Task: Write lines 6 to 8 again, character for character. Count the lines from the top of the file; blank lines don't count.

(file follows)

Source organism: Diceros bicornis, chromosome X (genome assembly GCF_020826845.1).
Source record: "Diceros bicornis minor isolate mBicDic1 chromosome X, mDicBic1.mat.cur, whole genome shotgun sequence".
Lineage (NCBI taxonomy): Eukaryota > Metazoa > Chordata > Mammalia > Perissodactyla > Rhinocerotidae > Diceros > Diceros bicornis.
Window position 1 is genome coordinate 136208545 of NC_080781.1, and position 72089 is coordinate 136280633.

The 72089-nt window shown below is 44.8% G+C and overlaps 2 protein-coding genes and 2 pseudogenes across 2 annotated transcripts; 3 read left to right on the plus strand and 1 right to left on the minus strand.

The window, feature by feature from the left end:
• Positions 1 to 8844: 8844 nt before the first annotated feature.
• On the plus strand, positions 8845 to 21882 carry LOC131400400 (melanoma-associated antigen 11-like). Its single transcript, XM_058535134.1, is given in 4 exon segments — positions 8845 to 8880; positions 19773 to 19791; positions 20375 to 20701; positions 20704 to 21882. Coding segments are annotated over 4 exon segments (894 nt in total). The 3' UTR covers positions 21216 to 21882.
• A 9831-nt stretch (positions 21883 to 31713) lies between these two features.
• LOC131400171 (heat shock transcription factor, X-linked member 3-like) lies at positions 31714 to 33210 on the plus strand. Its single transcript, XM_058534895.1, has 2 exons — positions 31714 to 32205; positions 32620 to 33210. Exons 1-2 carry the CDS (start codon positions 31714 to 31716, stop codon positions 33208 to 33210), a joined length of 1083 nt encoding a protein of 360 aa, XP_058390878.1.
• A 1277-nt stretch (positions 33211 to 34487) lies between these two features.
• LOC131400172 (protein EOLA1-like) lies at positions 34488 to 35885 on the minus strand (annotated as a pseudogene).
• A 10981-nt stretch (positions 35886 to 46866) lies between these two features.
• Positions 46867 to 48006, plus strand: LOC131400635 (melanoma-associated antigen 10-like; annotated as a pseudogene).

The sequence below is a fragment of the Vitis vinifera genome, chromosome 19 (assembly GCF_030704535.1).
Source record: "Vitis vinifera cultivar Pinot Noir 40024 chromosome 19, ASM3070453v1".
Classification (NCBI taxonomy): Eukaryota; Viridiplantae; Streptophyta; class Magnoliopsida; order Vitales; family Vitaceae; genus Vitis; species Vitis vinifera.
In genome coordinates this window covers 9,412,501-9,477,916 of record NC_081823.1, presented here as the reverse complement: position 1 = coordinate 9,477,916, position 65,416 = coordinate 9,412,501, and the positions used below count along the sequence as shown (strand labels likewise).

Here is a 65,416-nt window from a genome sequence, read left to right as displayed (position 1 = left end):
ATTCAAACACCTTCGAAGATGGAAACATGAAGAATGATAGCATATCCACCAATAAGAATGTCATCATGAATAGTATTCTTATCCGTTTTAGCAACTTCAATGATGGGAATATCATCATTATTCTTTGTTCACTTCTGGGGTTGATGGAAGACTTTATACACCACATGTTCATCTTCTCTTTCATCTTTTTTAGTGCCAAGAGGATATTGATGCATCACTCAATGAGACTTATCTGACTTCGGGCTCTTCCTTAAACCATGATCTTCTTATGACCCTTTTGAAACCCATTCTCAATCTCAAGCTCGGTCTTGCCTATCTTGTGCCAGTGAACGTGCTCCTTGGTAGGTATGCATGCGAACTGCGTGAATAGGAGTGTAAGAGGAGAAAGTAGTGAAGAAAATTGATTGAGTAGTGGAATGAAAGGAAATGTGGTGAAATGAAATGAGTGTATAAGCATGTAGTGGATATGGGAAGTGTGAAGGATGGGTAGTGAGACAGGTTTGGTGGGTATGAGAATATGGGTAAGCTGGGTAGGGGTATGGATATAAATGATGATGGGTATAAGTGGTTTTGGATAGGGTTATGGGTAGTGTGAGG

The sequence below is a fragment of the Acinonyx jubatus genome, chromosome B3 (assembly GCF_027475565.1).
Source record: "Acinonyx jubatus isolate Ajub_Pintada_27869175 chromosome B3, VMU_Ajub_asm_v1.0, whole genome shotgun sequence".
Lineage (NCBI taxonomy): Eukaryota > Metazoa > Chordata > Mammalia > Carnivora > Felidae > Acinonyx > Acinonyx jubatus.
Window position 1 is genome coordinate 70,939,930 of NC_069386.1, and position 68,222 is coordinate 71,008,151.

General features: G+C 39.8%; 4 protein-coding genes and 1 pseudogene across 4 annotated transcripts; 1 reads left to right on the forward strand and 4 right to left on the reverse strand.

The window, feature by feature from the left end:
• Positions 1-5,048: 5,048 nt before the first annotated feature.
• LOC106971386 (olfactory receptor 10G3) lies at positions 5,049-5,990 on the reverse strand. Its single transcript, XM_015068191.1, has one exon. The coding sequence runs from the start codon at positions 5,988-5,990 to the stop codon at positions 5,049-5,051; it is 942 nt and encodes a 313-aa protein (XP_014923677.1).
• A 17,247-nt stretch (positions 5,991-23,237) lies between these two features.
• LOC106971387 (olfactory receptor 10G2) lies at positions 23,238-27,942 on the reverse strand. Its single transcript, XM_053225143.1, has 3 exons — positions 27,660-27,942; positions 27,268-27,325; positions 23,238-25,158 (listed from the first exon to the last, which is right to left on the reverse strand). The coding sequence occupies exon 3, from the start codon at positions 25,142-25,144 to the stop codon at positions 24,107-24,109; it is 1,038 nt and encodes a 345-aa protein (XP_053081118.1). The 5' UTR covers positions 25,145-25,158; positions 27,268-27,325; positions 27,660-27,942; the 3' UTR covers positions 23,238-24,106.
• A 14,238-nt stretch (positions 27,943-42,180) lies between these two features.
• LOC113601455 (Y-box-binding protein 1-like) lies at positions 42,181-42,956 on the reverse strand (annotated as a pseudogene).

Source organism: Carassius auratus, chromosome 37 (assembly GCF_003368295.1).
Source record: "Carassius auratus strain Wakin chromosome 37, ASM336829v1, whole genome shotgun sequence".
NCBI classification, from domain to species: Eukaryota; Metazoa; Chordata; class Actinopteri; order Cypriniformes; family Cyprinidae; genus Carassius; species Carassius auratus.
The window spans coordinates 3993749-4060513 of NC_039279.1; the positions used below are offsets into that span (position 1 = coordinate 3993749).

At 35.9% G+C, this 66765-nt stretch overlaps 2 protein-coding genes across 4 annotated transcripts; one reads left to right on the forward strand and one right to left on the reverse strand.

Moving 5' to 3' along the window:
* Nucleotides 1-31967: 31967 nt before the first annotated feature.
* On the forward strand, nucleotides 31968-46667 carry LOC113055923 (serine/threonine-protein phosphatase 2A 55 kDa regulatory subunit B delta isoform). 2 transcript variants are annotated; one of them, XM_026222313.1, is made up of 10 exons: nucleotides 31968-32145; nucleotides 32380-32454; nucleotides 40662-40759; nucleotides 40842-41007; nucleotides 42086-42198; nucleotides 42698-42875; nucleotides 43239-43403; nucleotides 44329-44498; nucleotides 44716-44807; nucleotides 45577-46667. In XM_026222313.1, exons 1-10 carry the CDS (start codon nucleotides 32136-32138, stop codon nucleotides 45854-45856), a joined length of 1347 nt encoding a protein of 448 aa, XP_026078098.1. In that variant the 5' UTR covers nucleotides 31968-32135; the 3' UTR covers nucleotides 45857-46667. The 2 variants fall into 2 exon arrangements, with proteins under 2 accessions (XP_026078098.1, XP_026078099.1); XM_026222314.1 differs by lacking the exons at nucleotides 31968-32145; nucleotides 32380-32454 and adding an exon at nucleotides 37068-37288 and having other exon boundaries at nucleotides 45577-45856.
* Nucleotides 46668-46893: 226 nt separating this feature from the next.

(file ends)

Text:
The window, feature by feature from the left end:
• Positions 1 to 8844: 8844 nt before the first annotated feature.
• On the plus strand, positions 8845 to 21882 carry LOC131400400 (melanoma-associated antigen 11-like). Its single transcript, XM_058535134.1, is given in 4 exon segments — positions 8845 to 8880; positions 19773 to 19791; positions 20375 to 20701; positions 20704 to 21882. Coding segments are annotated over 4 exon segments (894 nt in total). The 3' UTR covers positions 21216 to 21882.